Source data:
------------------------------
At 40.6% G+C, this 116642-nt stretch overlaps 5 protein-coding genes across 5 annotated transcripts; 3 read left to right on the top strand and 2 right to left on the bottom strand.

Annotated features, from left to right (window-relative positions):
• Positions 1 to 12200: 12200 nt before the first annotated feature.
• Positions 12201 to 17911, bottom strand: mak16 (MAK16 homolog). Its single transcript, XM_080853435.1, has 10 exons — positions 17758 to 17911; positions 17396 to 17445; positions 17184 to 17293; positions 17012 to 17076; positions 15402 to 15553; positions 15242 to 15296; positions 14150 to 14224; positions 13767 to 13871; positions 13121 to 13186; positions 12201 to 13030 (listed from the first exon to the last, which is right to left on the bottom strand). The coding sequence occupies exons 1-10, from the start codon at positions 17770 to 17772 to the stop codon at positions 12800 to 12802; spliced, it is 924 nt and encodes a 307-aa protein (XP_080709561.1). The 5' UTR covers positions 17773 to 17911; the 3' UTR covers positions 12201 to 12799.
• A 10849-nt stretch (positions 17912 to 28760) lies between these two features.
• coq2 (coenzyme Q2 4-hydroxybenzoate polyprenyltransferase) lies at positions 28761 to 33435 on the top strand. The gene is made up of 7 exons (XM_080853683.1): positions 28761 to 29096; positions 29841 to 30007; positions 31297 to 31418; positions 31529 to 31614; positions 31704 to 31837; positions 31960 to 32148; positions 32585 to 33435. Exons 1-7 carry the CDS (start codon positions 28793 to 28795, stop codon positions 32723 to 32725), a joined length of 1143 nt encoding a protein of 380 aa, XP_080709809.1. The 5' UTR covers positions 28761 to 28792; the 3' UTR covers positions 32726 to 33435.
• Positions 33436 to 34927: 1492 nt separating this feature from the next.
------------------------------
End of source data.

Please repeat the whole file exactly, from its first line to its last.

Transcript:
At 40.6% G+C, this 116642-nt stretch overlaps 5 protein-coding genes across 5 annotated transcripts; 3 read left to right on the top strand and 2 right to left on the bottom strand.

Annotated features, from left to right (window-relative positions):
• Positions 1 to 12200: 12200 nt before the first annotated feature.
• Positions 12201 to 17911, bottom strand: mak16 (MAK16 homolog). Its single transcript, XM_080853435.1, has 10 exons — positions 17758 to 17911; positions 17396 to 17445; positions 17184 to 17293; positions 17012 to 17076; positions 15402 to 15553; positions 15242 to 15296; positions 14150 to 14224; positions 13767 to 13871; positions 13121 to 13186; positions 12201 to 13030 (listed from the first exon to the last, which is right to left on the bottom strand). The coding sequence occupies exons 1-10, from the start codon at positions 17770 to 17772 to the stop codon at positions 12800 to 12802; spliced, it is 924 nt and encodes a 307-aa protein (XP_080709561.1). The 5' UTR covers positions 17773 to 17911; the 3' UTR covers positions 12201 to 12799.
• A 10849-nt stretch (positions 17912 to 28760) lies between these two features.
• coq2 (coenzyme Q2 4-hydroxybenzoate polyprenyltransferase) lies at positions 28761 to 33435 on the top strand. The gene is made up of 7 exons (XM_080853683.1): positions 28761 to 29096; positions 29841 to 30007; positions 31297 to 31418; positions 31529 to 31614; positions 31704 to 31837; positions 31960 to 32148; positions 32585 to 33435. Exons 1-7 carry the CDS (start codon positions 28793 to 28795, stop codon positions 32723 to 32725), a joined length of 1143 nt encoding a protein of 380 aa, XP_080709809.1. The 5' UTR covers positions 28761 to 28792; the 3' UTR covers positions 32726 to 33435.
• Positions 33436 to 34927: 1492 nt separating this feature from the next.